But the people I want to mention in particular are Salinas-based Tod and Mary Freeman. They are making a difference RIGHT NOW in our Southern Ecuador coastal area. Tod and Mary are the driving force behind the group called “Expats Helping Kids in Ecuador” (click on that link to take you to their Facebook page) to see more inspiring details and pictures about the kids they are helping.

In particular, Tod and Mary and other caring expats (many in Salinas) have been working with the kids at the Olon Orphanage for some time, and also actively raise funds for children with special medical needs.

Expats Helping Kids in Ecuador” is a non-profit organization whose motto is “helping kids with medical attention, food and clothing”.
Their information (or “about”) tab on the Facebook page explains their vision best:


To improve the quality of children's lives by sponsoring surgeries and providing necessary commodities for everyday life. Uniting the expat community in a common effort to help one child at a time.

Company Overview
We are English speaking expats from many countries who have come together to make a difference in children's lives.
 We are non-denominational and help any child in need.

We restored sight to a young girl by sponsoring eye surgery, sponsoring brain surgery (2/24) for a 8 month old baby girl (Narcisa) avoiding permanent brain damage and possible death. Helping to support the Olon orphanage through goods and encouragement.

General Information
Become a part of this helping effort of our expat community. You can donate clothes, school supplies, toiletries and funds for surgeries. We also welcome you to participate in our local fundraisers....they are great fun and for a good cause.

** Funds can be donated through Pay Pal: "to"

Medical update on Carolina:
Carolina was born with no anal track and had a colostomy bag attached at birth. Last July she had her first surgery to create an anal track and for the last several months has had many procedures to insure it healed correctly. Carolina is scheduled to have her second corrective surgery on 4/17 with the goal of having her colostomy bag removed. She will be in the hospital for 2 or 3 weeks. The doctors are confident that the second surgery will be successful and Carolina will be able to have a normal, healthy life.....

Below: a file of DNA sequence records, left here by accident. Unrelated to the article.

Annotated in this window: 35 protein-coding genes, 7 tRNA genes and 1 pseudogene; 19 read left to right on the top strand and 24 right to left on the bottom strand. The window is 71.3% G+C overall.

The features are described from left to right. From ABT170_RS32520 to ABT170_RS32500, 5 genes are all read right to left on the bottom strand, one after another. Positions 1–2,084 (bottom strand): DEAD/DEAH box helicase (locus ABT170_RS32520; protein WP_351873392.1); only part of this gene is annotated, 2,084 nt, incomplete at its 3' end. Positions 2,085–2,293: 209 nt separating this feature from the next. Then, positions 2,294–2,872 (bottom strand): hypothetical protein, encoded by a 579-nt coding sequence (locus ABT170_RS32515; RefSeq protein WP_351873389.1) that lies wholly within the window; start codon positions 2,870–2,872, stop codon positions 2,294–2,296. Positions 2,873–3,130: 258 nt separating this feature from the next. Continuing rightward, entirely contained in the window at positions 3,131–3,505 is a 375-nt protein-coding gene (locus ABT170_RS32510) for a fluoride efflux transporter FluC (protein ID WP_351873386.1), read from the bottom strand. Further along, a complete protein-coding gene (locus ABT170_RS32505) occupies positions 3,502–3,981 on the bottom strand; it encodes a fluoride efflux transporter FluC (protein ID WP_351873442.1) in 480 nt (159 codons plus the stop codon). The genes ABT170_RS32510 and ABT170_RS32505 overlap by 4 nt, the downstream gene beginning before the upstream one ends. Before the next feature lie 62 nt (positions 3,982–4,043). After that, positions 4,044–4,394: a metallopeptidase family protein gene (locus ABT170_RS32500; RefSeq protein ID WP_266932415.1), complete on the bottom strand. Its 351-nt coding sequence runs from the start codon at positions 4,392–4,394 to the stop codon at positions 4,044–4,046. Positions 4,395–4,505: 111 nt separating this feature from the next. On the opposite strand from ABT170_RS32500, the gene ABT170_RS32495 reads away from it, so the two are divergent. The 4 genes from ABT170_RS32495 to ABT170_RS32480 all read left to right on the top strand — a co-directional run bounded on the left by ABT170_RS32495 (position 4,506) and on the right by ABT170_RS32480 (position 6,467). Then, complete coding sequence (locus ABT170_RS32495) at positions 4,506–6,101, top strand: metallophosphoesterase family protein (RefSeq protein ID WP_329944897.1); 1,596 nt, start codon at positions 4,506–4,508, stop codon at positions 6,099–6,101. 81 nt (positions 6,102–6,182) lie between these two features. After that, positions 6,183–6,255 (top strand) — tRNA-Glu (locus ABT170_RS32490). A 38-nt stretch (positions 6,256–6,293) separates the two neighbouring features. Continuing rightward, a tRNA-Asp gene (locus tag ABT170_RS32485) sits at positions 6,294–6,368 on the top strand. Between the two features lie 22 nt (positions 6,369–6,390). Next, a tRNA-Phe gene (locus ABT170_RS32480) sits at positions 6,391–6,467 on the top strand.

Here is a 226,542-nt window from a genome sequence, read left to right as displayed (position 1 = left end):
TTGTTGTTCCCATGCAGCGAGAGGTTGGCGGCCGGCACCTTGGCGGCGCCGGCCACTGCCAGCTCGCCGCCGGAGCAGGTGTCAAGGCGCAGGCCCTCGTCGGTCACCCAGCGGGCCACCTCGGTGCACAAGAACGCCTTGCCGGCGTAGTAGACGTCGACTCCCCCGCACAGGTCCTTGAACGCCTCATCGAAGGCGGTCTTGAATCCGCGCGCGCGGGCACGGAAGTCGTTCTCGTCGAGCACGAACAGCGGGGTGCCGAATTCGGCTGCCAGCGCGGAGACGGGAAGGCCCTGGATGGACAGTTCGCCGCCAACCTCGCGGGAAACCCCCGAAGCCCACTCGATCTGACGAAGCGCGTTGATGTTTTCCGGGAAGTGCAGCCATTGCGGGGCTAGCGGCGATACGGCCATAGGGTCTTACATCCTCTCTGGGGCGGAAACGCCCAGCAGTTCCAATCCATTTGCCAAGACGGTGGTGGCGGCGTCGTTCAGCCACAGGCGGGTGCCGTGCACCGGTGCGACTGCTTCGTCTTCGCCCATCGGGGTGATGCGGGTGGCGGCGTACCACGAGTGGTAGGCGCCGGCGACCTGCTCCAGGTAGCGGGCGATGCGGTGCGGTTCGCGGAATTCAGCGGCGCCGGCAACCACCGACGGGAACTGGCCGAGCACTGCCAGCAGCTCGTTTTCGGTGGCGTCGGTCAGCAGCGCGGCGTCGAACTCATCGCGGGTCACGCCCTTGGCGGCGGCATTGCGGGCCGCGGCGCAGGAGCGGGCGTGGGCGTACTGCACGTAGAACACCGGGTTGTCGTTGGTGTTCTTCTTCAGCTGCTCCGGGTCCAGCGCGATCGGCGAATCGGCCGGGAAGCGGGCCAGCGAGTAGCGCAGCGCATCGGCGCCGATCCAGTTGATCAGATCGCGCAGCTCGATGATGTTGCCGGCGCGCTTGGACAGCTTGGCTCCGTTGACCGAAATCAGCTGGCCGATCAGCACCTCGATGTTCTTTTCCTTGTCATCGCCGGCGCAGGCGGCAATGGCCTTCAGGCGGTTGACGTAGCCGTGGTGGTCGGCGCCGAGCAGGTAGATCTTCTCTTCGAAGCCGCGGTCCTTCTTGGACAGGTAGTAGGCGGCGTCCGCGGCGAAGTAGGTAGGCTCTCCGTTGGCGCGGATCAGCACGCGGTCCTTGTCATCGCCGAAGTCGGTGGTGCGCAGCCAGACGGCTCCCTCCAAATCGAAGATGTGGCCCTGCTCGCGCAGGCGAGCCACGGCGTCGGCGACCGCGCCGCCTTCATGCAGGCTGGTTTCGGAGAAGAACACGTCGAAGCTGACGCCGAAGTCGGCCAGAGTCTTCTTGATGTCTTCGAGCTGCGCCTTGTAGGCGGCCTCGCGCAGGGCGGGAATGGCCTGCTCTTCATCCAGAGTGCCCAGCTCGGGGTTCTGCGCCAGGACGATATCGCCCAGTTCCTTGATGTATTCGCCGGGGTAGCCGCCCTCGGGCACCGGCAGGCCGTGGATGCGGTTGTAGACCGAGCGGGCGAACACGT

More games for the kids at
  the orphanage thanks to the
donations  of Jeff and Chantal
The “Expats Helping Kids…” fundraisers (usually held in Salinas) are much fun and tickets sell out fast. The next fundraising dinner is this Tuesday at a private home with dishes from various countries being prepared, for $12.00 per person and a cash bar.

 All the funds donated will be used to benefit the orphanage in Olon and other kids with medical needs… Again, the funds raised for the kids will come from the sale of raffle tickets and some items to be auctioned off. The gifts to be raffled off and the items for auction will be listed in a follow up email..

….I imagine this event is already sold out, but to get on their mailing list, I suggest “liking” the “Expats Helping Kids in Ecuador” Facebook page, or contact Tod or Mary directly at
Awhile back, a number of us were honored to be part of last year’s (second annual) Olon Orphanage Christmas Eve party. For those of us who could attend the festivities,  I don’t think there was a dry eye in the house after those special few hours with those special kids (refer to  Yonder Valley the Myrtle Breathes”).

This little girl was born with an abnormal growth on her nose. A group of plastic surgeons from the US are tentatively scheduled to be in Salinas late October or early November. The doctors here think she should be treated by one of the specialists in the US group. Johanna will be seen by a plastic surgeon at that time and hopefuly she will be selected and have her nose fixed. If not October or November, we will have Johanna available whenever they get here.

** Any amount donated to their PayPal Account -please send to:
All donations are appreciated and used for these children. Maybe in some countries, a one-time donation of $25, or a monthly commitment of $10 doesn’t go far, but it goes further here.
Almost magically with these kids.